The most number of guesses we can make is the number of times we can divide 100 in half before we hit 0. When we divide 100 by two (rounding down) repeatedly we get:


100 50 25 12 6 3 1 0

So we can guess at most 7 times before we run out of possibilities. What if we want to guess a number from 1 to 1000?


1000 500 250 125 62 31 15 7 3 1 0

So we can guess at most 10 times. In general we have:

$searches = \lceil log_2(n) \rceil$

Highest NumberMax Linear Search GuessesMax Binary Search Guesses
10104
1001007
1,0001,00010
10,00010,00014
100,000100,00017
1,000,0001,000,00020
1,000,000,0001,000,000,00030

Because of this, binary search is $O(log_2 n)$.

Remember that we can only use binary search when the array is sorted. Also, we can only use binary search on arrays, not linked lists.


 

Bubble Sort

Bubble sort is a very simple sorting algorithm. It works by repeatedly looping through the array. As we go, we compare adjacent elements. If we find two that are out of order, we swap them and continue on. If we scan through the whole array and don't find anything out of order, then we're done.

Bubble sort is so called because the large items "bubble up" to the end of the array.

The bubble sort algorithm can be expressed in pseudocode:

  1. while the array is changed:
    1. set changed to false
    2. for each item in the array:
      1. if this item is bigger than the item to the right:
        1. swap them
        2. set changed to true

Here the algorithm is implemented in Java:


public static void bubbleSort(int[] array) {
    boolean changed = true;
    while (changed) {
        changed = false;
        for (int i = 0; i <= (array.length - 2); i++) {
            if (array[i] > array[i + 1]) {
                int temp = array[i + 1];
                array[i + 1] = array[i];
                array[i] = temp;
                changed = true;
            }
        }
    }
}

To find the Big-O complexity of this algorithm, we will look at the two loops. The inner loop runs on the order of n times. The first iteration will actually run n - 2 times. Each subsequent iteration will run one fewer times. On average, it will run $\frac{1}{2} n $ times. Remembering that we ignore constant coefficients, that's $O(n)$ times.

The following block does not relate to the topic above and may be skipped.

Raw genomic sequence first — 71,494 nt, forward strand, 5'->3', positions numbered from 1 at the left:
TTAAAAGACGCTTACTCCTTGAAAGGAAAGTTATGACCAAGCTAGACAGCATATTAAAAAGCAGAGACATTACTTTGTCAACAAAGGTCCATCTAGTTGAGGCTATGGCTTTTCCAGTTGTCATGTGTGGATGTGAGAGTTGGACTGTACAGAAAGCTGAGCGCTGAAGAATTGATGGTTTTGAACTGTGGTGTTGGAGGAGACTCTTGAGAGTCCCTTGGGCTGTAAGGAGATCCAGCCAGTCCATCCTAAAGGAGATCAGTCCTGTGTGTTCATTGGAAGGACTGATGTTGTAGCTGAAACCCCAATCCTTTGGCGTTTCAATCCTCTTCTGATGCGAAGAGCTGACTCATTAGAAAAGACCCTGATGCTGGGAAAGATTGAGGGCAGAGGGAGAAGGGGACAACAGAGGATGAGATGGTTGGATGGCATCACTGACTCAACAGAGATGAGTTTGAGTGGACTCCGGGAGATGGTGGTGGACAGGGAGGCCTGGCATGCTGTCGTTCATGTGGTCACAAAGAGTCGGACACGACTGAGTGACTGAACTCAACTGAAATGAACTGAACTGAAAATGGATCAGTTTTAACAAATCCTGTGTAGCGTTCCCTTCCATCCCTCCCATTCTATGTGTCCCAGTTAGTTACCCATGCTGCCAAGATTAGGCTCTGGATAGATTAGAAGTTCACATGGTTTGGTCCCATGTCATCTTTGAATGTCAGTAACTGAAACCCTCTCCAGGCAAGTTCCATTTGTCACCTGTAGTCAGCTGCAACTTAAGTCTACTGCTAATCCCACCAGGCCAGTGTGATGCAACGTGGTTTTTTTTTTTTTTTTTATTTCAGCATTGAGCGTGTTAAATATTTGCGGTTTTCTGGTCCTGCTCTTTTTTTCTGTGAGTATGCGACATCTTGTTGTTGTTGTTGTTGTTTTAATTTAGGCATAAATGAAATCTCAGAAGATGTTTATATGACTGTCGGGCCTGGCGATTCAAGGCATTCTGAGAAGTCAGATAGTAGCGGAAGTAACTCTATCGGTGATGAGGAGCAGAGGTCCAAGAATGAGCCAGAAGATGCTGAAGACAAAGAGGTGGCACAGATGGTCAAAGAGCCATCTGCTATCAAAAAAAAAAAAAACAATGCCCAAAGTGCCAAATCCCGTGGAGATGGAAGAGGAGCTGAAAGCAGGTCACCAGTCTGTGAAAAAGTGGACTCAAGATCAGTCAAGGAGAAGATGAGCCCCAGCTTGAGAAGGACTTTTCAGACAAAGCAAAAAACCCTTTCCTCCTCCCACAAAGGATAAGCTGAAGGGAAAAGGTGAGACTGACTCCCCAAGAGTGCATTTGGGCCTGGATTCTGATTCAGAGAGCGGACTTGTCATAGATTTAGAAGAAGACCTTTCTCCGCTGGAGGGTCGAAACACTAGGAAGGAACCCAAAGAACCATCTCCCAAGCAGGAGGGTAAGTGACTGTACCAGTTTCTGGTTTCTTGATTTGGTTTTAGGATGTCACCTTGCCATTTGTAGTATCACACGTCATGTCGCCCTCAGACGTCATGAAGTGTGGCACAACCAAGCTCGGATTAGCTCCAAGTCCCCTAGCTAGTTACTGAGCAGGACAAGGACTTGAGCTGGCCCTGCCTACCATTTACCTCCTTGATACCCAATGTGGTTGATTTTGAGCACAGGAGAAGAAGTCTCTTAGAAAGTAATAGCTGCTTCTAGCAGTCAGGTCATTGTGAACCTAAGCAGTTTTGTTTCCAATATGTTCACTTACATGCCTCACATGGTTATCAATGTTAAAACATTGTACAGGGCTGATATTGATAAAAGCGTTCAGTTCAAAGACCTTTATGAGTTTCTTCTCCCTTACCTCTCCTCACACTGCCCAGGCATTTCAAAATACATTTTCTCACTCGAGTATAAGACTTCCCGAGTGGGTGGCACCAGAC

The while loop is a bit more complicated, since we can't tell from looking at it how many iterations it will take. But if we think about it, we will see that, in the worst case scenario, we have the biggest array element in the very first position, like this:


99 4 28 16 78 36

That 99 will only move one space to the right for each pass of the algorithm. So in this case, there will be $n - 1$ iterations of the while loop. In the average case, the first item will have to go somewhere in the middle, which would take $\frac{1}{2} n$ iterations. Either way, this loop runs $O(n)$ times as well.

Because these loops are nested, the overall complexity for the algorithm is $O(n^2)$.

Other simple sorting algorithms like selection sort and insertion sort are also $O(n^2)$


 

Merge Sort

The last sort function we will look at is a little different. It uses recursion and is also, generally, much more efficient than bubble sort.

The basic approach is to split the array into two halves, a left half and a right half. Then we sort each half. Then to finish up, we merge the two sorted halve back together. We will talk about how to merge the halves in a bit.